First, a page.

A living trust is a type of trust that is created and funded during the grantor’s lifetime. The grantor is the person who creates the trust and transfers assets to it. The trustee is the person who manages the trust assets and distributes them to the beneficiaries according to the terms of the trust.
Living trusts can be used for a variety of purposes, such as:
• To avoid probate
• To provide for the care of minor children or disabled adults
• To protect assets from creditors or lawsuits
• To distribute assets to beneficiaries in a specific way
Benefits of Living Trusts
There are several benefits to using a living trust, including:
• Avoid probate: Probate is the legal process of distributing a deceased person’s assets to his or her loved ones. While it is not possible to avoid all probate such as filing an estate tax return, Living trusts can eliminate the need for lengthy estate administrations because the assets are already transferred to the trust during the grantor’s lifetime.
• Privacy: Living trusts are not public records, so the terms of the trust and the assets held in the trust remain private.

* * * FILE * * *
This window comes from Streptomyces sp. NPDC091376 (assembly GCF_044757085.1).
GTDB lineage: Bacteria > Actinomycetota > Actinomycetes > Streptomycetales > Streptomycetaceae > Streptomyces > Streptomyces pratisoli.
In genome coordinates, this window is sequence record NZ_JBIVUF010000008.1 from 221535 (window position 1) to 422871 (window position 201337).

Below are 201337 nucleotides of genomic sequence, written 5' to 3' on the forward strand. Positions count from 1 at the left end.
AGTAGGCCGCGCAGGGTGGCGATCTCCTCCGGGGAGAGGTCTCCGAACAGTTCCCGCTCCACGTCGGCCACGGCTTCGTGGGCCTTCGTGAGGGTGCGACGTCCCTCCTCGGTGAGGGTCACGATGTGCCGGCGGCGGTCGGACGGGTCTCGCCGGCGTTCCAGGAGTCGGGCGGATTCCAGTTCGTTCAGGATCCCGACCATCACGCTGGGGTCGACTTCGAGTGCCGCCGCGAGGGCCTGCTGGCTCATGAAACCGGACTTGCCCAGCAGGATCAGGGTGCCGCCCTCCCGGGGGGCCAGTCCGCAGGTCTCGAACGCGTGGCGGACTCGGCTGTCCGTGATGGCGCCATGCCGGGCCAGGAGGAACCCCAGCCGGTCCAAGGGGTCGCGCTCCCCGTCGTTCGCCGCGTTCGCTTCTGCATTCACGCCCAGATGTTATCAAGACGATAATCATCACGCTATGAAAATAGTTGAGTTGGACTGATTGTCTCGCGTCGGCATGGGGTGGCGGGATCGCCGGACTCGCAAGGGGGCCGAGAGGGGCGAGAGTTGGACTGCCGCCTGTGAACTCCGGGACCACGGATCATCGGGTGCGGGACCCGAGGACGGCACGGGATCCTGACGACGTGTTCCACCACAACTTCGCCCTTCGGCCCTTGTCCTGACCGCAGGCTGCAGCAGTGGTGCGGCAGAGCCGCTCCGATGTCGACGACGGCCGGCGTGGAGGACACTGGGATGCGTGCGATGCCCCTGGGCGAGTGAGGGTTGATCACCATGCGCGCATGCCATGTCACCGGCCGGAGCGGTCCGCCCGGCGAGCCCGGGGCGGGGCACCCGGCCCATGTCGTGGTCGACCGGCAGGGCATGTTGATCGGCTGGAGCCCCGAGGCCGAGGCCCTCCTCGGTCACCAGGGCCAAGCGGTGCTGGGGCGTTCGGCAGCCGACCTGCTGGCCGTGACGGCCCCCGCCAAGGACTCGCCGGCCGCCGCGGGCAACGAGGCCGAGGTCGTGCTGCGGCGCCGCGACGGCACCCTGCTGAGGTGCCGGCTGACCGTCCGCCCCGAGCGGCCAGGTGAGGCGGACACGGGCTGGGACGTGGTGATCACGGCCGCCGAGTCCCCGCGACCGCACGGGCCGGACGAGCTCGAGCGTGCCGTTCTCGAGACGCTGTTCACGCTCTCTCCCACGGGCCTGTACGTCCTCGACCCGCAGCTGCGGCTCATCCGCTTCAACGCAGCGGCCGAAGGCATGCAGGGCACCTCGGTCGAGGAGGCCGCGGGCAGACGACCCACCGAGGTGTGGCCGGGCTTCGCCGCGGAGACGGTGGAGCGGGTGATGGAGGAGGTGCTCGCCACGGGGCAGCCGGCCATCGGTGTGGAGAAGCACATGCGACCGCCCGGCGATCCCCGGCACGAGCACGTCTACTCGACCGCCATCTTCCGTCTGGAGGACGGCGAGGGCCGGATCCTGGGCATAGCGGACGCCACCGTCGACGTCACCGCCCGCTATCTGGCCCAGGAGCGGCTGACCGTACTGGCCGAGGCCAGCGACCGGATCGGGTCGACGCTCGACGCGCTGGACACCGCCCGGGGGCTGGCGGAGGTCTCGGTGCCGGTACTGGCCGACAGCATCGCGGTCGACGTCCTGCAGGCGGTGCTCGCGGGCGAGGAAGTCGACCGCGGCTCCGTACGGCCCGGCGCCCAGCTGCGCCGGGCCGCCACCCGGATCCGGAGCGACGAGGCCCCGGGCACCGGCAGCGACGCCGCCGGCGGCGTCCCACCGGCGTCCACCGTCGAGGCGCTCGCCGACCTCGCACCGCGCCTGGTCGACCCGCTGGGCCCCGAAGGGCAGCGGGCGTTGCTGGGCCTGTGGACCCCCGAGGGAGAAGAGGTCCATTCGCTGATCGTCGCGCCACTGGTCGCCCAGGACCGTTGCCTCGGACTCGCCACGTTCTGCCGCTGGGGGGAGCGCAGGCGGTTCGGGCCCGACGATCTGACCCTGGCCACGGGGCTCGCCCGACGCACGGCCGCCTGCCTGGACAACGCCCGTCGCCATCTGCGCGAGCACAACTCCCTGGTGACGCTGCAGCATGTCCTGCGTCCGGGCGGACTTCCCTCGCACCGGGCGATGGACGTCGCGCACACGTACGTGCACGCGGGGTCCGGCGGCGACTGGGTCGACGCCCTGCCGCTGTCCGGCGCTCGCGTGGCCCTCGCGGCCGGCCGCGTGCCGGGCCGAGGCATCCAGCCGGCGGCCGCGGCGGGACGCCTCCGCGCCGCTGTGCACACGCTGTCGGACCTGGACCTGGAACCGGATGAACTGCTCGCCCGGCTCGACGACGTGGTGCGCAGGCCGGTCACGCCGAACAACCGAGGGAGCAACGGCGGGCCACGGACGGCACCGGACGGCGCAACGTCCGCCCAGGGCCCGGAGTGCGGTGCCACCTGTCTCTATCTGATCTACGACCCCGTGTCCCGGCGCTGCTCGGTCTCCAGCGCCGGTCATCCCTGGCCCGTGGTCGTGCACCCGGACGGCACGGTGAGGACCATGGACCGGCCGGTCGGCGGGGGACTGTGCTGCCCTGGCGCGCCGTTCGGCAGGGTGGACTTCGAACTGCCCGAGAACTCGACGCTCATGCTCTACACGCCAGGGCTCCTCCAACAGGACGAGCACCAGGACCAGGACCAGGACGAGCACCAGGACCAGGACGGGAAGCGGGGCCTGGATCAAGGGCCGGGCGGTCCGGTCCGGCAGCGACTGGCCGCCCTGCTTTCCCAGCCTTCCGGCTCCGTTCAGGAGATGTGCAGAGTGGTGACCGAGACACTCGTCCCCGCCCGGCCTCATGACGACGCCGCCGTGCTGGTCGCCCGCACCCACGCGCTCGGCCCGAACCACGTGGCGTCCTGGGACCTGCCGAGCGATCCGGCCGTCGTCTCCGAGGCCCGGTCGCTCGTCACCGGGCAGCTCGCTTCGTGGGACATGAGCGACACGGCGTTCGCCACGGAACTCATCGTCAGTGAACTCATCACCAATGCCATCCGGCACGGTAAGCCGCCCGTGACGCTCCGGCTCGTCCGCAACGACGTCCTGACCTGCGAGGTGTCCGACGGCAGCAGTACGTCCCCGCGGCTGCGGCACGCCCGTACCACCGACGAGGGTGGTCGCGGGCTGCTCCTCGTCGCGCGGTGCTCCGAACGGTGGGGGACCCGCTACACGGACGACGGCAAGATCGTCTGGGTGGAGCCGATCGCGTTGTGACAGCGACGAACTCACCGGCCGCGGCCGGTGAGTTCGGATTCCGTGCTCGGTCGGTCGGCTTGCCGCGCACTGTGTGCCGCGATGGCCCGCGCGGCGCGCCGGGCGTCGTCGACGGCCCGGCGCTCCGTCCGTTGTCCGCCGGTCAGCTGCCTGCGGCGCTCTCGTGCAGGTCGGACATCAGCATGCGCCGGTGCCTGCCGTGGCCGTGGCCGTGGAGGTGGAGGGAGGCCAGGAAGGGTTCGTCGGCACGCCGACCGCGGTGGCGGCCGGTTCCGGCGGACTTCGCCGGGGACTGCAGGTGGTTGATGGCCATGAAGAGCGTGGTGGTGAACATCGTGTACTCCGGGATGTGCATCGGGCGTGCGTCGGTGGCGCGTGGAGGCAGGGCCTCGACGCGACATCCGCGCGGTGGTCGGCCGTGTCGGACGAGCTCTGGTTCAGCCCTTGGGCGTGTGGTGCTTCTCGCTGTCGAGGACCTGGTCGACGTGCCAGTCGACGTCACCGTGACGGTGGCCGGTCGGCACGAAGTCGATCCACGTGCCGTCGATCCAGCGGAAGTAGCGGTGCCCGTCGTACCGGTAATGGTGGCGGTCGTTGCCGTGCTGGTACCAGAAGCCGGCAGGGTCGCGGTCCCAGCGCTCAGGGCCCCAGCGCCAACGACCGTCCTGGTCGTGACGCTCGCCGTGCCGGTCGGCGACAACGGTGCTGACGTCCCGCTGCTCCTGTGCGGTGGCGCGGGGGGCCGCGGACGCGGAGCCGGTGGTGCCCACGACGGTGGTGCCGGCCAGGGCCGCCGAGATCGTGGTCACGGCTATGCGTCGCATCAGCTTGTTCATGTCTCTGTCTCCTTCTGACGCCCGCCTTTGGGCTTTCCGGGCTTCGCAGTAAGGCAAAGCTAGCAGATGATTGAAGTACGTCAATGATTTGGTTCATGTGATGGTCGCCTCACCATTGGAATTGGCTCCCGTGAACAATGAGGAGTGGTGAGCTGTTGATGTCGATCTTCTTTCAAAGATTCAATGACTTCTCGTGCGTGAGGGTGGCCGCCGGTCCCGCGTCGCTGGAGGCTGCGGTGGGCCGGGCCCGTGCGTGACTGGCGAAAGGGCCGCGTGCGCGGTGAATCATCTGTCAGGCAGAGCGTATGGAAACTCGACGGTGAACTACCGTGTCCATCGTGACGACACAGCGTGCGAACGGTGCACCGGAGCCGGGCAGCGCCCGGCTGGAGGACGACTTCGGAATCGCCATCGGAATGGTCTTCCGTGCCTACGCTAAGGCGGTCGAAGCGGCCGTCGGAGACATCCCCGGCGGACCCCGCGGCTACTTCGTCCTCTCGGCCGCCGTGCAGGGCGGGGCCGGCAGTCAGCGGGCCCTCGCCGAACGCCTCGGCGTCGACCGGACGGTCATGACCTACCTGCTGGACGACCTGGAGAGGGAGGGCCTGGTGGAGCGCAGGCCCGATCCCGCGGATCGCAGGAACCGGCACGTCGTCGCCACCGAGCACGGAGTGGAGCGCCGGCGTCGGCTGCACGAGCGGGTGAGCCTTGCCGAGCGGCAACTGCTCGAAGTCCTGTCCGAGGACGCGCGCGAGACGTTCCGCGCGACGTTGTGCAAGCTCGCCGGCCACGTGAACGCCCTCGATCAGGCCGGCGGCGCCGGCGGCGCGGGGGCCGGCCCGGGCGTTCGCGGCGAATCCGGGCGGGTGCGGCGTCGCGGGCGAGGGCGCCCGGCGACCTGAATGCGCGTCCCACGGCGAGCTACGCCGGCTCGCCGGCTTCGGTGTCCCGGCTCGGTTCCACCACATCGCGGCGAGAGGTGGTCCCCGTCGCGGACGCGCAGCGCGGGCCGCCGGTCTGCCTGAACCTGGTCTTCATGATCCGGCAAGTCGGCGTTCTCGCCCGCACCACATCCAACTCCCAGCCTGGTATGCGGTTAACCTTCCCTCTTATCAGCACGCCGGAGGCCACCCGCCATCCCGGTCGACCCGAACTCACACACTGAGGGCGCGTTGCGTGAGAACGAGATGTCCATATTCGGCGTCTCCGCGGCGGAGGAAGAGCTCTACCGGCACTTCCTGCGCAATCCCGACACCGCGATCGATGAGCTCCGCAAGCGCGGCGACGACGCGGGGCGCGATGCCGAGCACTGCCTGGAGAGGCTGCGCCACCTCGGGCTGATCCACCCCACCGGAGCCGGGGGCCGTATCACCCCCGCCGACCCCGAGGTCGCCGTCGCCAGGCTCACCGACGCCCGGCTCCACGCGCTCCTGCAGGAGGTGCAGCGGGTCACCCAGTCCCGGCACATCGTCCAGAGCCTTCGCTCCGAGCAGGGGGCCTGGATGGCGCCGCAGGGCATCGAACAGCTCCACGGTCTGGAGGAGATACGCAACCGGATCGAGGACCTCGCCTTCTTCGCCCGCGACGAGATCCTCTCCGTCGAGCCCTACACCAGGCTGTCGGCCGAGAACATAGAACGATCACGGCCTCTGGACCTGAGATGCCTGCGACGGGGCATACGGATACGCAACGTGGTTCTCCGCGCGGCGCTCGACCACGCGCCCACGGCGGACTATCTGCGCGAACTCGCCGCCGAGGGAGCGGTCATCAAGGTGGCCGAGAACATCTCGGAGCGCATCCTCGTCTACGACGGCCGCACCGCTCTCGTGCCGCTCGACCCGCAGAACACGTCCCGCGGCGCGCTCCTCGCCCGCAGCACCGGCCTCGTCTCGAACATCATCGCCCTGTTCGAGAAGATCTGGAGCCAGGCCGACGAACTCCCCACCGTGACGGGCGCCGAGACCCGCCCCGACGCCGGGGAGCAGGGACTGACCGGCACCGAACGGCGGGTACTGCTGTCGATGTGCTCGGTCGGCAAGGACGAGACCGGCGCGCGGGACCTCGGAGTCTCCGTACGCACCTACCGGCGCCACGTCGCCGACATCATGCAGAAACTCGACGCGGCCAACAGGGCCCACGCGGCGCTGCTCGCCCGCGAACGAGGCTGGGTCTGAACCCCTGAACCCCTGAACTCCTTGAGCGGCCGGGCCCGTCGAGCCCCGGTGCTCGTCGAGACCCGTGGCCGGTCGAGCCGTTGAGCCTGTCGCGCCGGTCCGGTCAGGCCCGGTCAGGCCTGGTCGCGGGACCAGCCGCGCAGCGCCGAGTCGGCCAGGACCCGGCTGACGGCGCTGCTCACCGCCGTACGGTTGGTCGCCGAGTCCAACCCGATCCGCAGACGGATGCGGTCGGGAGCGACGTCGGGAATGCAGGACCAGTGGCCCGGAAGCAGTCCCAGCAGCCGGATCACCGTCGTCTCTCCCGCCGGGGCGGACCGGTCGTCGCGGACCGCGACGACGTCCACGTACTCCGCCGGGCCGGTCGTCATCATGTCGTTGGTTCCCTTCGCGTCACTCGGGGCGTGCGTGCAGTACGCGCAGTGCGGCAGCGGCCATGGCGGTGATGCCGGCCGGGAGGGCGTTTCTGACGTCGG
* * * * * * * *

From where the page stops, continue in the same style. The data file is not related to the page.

• Control: The grantor has complete control over the trust assets and can specify how they are to be distributed after their death.
• Flexibility: Living trusts can be tailored to meet the specific needs of the grantor and their family.
Drawbacks of Living Trusts
There are also some potential drawbacks to using a living trust, including:
• Cost: Creating and funding a living trust can be expensive, especially if you have a complex estate.
• Complexity: Living trusts can be complex legal documents, and it is important to have an attorney help you create and fund a trust.
• Upkeep: Living trusts require ongoing maintenance, such as updating the trust agreement and transferring new assets to the trust.
Overall, living trusts can be a valuable estate planning tool, but it is important to weigh the pros and cons before deciding whether to create a trust. If you are considering a living trust, it is important to consult with an experienced estate planning attorney such as ours to discuss your specific needs and goals.